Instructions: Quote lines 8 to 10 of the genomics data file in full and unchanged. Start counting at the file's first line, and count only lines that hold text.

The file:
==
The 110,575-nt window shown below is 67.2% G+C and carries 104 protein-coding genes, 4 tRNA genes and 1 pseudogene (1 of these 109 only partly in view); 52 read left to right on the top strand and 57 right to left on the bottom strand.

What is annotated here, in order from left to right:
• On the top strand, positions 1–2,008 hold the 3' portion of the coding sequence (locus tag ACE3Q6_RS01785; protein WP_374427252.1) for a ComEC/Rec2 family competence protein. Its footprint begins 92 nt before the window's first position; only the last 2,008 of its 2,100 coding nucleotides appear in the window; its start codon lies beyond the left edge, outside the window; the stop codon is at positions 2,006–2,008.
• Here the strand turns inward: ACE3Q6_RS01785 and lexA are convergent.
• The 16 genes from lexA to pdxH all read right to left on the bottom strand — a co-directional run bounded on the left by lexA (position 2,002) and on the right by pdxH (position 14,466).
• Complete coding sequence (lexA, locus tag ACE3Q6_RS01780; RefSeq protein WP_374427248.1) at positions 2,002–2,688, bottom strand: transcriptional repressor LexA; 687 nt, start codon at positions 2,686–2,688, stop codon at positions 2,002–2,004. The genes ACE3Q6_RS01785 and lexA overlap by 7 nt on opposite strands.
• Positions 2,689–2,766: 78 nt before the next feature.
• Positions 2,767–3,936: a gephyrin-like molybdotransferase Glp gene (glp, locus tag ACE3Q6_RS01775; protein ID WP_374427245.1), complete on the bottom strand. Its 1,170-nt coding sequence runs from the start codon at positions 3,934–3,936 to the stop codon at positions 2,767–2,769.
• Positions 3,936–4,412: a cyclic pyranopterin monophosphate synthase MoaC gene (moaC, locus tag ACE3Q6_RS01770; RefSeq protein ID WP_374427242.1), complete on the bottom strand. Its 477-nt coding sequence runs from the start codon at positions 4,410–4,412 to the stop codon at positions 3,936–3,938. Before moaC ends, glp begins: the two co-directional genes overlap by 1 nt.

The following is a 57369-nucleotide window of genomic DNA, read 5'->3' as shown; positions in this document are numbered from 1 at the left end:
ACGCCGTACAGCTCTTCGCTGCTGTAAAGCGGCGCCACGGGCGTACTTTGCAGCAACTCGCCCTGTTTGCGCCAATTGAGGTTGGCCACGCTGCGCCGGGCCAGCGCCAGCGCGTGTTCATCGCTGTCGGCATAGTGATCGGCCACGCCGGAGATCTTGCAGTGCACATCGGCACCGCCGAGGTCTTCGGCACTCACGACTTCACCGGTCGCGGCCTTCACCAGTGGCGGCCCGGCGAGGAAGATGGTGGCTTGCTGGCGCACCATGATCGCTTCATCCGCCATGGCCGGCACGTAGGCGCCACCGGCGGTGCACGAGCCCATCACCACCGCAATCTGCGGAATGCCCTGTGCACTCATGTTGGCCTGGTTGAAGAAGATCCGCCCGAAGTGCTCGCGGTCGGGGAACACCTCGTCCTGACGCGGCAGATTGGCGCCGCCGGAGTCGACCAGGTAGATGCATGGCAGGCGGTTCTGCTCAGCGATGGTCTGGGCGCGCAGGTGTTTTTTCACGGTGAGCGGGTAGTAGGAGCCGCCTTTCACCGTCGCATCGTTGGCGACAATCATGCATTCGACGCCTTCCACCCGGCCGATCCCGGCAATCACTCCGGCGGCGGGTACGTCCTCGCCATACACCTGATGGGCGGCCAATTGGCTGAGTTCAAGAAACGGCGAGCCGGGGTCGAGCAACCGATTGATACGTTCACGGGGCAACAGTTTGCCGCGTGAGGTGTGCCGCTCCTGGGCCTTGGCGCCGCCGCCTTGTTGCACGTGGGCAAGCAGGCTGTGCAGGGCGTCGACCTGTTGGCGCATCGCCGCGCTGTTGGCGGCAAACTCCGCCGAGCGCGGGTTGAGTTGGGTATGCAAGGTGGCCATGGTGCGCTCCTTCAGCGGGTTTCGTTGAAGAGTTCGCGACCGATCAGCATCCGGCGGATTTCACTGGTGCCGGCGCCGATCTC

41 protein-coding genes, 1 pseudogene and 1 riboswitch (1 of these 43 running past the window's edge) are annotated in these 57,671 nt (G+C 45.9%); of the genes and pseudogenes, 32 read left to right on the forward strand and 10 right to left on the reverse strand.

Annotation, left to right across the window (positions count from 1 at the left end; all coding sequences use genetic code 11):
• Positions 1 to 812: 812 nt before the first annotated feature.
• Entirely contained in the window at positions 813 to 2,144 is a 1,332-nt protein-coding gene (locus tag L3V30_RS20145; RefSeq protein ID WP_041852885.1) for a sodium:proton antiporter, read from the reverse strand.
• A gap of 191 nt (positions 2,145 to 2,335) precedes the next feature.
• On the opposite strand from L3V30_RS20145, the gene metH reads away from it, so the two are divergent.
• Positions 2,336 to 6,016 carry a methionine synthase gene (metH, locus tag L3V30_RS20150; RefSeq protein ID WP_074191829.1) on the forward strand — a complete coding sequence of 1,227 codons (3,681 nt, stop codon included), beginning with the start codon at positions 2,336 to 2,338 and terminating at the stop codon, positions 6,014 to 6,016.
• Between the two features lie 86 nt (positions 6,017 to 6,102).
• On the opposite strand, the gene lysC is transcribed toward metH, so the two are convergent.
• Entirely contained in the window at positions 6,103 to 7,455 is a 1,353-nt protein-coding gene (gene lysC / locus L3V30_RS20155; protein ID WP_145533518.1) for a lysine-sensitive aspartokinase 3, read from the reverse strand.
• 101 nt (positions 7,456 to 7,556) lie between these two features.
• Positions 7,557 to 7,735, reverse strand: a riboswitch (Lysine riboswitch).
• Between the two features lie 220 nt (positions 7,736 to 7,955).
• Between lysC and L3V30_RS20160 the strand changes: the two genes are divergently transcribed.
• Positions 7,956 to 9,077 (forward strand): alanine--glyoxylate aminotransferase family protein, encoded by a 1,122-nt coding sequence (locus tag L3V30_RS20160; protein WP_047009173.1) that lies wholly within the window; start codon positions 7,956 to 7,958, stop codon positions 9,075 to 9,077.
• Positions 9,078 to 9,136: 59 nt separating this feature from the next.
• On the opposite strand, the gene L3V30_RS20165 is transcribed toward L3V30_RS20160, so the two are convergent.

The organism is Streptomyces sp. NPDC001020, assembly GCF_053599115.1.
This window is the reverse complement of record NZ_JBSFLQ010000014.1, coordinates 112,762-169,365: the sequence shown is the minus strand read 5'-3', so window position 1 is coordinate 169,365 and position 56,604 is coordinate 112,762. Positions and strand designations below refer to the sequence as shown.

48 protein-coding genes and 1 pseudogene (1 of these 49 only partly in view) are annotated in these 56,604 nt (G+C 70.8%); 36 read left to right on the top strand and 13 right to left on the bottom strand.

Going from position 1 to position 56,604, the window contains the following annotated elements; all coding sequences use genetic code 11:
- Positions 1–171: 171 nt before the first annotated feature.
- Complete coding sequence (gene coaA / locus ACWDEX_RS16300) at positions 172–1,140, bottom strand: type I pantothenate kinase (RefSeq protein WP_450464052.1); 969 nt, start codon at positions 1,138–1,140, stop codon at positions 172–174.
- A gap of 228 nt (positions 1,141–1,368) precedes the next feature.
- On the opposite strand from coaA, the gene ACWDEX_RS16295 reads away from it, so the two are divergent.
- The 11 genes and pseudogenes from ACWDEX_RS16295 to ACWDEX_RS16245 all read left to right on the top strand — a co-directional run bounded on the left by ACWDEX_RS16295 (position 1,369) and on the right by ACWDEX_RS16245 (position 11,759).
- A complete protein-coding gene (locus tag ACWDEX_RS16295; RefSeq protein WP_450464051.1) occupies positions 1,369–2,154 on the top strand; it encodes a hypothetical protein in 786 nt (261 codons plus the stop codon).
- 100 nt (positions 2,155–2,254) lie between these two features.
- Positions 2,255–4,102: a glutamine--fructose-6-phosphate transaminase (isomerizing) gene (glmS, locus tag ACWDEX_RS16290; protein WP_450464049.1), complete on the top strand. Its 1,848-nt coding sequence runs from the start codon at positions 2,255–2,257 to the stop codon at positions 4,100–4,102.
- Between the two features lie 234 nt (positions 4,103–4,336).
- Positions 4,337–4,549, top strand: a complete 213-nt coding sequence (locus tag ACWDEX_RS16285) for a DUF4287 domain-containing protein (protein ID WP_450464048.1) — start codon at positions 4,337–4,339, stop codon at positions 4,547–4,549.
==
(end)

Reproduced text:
• Positions 2,767–3,936: a gephyrin-like molybdotransferase Glp gene (glp, locus tag ACE3Q6_RS01775; protein ID WP_374427245.1), complete on the bottom strand. Its 1,170-nt coding sequence runs from the start codon at positions 3,934–3,936 to the stop codon at positions 2,767–2,769.
• Positions 3,936–4,412: a cyclic pyranopterin monophosphate synthase MoaC gene (moaC, locus tag ACE3Q6_RS01770; RefSeq protein ID WP_374427242.1), complete on the bottom strand. Its 477-nt coding sequence runs from the start codon at positions 4,410–4,412 to the stop codon at positions 3,936–3,938. Before moaC ends, glp begins: the two co-directional genes overlap by 1 nt.

The following is a 57369-nucleotide window of genomic DNA, read 5'->3' as shown; positions in this document are numbered from 1 at the left end: